TVR racecars are like Indian motorcycles. Most people have never heard of them, but that’s no fault of the brand. Those that know either bow in their presence. Both were amazing machines in their time, and, like the vampires that are all the rage on TV these days, they’re pretty damn hard to kill.
TVR started in 1946, when Englishman Trever Wilkinson opened an engineering business called Trevcar Motors. A year later, Jack Pickard joined the firm, and together the pair set out to build world-class race cars. Despite being capable engineers, they were hampered by the fact that Britain was still reeling from the effects of World War 2. Still, they kept going.
They finished their first chassis in 1949, added a Ford 1172cc engine from a 1936 van, and hired a fellow named Les Dale to complete the bodywork. Unfortunately, Dale took the uncompleted car for a spin and promptly wrecked it.
Undaunted, Wilkinson and Pickard salvaged the remains of their creation and brought it back to life, adding an aluminum body that they painted British racing green. After playing with it for a while they eventually sold it to Wilkinson’s cousin for £325 (about $17,000.00 in today’s US currency). Like Dale, the cousin wrecked the car and eventually scrapped it.
Still undaunted, the duo built a second version, once again farming the bodywork out to Dale. This time they enjoyed greater success. They used the same engine type, but added a single transverse leaf spring and wishbone control arms to the suspension. An amateur racer bought the vehicle and kept it for several years, eventually converting it for street use in 1952.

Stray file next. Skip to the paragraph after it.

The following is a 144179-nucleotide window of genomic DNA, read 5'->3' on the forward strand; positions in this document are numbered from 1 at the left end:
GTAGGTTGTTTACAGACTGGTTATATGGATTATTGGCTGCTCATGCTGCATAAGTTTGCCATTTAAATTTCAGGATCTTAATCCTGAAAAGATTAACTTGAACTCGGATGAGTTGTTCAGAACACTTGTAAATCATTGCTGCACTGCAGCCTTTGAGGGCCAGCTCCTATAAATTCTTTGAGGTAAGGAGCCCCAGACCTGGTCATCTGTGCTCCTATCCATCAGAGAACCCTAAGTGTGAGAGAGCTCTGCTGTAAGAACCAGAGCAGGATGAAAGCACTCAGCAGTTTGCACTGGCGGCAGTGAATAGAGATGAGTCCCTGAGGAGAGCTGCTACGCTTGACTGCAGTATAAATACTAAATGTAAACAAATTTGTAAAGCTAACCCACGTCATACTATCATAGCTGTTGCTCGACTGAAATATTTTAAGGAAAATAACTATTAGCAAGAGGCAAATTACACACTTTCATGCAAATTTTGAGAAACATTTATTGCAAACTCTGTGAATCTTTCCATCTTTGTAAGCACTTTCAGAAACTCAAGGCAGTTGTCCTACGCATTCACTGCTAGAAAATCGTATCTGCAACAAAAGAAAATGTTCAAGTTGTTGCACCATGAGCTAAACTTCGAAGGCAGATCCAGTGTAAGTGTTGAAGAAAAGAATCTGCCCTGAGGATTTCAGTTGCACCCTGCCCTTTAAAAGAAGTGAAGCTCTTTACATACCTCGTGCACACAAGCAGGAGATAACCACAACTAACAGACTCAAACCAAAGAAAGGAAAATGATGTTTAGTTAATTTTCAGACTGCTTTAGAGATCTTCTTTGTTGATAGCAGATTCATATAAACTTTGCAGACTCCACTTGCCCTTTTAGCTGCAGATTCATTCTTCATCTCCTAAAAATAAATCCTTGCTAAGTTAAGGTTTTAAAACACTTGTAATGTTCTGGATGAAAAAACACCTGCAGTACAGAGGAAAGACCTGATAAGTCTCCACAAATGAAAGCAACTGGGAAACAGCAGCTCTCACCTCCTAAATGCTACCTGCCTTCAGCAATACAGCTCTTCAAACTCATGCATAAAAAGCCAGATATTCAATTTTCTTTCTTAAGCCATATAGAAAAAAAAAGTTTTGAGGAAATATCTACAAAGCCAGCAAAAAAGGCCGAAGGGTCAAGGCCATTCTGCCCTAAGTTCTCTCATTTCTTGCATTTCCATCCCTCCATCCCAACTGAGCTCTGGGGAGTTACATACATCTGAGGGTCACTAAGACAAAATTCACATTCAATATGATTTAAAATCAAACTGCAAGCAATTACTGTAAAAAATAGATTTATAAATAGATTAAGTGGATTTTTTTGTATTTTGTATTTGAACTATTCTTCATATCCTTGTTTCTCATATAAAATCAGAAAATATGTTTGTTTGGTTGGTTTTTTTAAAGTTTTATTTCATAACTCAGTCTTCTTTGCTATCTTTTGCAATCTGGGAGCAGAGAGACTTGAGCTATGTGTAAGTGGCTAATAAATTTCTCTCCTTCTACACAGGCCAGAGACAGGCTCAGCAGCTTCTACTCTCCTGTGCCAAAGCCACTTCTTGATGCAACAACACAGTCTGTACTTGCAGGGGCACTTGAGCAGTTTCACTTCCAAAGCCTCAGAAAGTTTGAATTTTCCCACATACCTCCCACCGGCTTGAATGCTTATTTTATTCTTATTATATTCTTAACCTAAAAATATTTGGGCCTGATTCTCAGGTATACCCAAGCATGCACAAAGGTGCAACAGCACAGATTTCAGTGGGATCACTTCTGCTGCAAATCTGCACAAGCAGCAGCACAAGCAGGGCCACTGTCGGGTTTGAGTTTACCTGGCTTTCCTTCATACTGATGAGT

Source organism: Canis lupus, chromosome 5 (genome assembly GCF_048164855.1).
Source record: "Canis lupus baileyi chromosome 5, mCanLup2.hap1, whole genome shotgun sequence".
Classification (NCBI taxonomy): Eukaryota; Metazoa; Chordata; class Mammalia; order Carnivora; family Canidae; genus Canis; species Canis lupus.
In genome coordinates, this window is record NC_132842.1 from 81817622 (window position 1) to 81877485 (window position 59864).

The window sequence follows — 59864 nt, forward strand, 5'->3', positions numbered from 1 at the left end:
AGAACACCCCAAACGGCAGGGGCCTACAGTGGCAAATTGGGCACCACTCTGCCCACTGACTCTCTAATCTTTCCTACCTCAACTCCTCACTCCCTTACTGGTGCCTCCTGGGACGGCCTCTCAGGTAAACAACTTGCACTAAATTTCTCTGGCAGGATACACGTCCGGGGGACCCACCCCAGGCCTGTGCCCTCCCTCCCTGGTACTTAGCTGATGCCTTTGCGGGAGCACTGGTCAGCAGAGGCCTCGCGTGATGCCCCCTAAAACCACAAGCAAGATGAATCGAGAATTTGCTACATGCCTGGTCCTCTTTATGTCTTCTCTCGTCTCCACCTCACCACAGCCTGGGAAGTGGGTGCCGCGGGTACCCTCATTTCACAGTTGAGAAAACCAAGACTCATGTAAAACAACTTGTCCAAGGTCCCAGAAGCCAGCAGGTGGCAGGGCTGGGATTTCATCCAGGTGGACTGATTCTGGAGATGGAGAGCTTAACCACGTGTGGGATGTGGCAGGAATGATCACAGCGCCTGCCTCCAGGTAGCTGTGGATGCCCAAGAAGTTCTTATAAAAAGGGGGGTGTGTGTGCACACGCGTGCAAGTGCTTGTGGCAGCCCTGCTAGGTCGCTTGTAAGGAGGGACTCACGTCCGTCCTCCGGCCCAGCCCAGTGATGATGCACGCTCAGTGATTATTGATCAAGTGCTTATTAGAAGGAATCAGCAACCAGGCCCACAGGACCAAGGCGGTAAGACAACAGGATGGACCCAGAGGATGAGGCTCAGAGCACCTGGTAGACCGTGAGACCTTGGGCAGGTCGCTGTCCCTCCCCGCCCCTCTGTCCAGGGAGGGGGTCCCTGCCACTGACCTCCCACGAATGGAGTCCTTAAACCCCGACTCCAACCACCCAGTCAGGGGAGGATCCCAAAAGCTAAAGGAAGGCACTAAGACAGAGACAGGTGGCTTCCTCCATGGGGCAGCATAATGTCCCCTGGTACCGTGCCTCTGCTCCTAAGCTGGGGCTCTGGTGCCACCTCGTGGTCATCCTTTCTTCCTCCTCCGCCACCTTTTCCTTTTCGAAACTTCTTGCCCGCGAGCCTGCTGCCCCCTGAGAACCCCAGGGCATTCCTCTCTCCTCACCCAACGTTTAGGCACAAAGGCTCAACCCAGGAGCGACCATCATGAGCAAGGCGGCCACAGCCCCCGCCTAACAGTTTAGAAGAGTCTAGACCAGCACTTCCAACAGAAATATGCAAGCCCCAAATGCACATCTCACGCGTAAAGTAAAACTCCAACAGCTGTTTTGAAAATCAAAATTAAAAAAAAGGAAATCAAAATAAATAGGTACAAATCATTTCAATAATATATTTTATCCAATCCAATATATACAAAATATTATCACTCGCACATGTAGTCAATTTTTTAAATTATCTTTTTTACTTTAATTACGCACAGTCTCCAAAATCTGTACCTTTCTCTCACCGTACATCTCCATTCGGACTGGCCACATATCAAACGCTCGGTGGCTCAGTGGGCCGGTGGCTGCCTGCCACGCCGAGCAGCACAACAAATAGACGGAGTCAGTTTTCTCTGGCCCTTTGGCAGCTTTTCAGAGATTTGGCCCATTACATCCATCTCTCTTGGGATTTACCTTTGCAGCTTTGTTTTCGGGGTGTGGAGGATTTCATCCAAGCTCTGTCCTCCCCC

Throughout the first half of the 1950s, Wilkinson and Pickard stayed busy building custom cars and car kits for eager customers. Their reputation grew, and in 1955 Bernard Williams, an auto enthusiast and keen businessman, joined TVR. He immediately found new investors and additional customers, and the company began a major expansion. By 1960, the company employed 43 full-time workers. TVR race cars were participating in major races across Europe, including the 24 hours of Le Mans, and American importers were bringing the vehicles to the states.
The good times didn’t last, however. A series of financial reversals killed the import deals and investors fled the struggling firm. In 1965 it shuttered the doors at its UK factory, supposedly for all time. But a businessman named Martin Lilley bought what was left of TVR the same year and raised it from the dead.
The company switched owners again in the 1980s, and once more in 2004, when it was bought by an expatriate Russian named Nicolay Smolensky. Smolensky did a less-than-wonderful job of managing TVR, and in June of 2013 it was sold to British entrepreneur Les Edgar, who has studied the company’s history extensively and intends to resurrect it, this time avoiding the mistakes that killed it in the past. Will he succeed? Time will tell.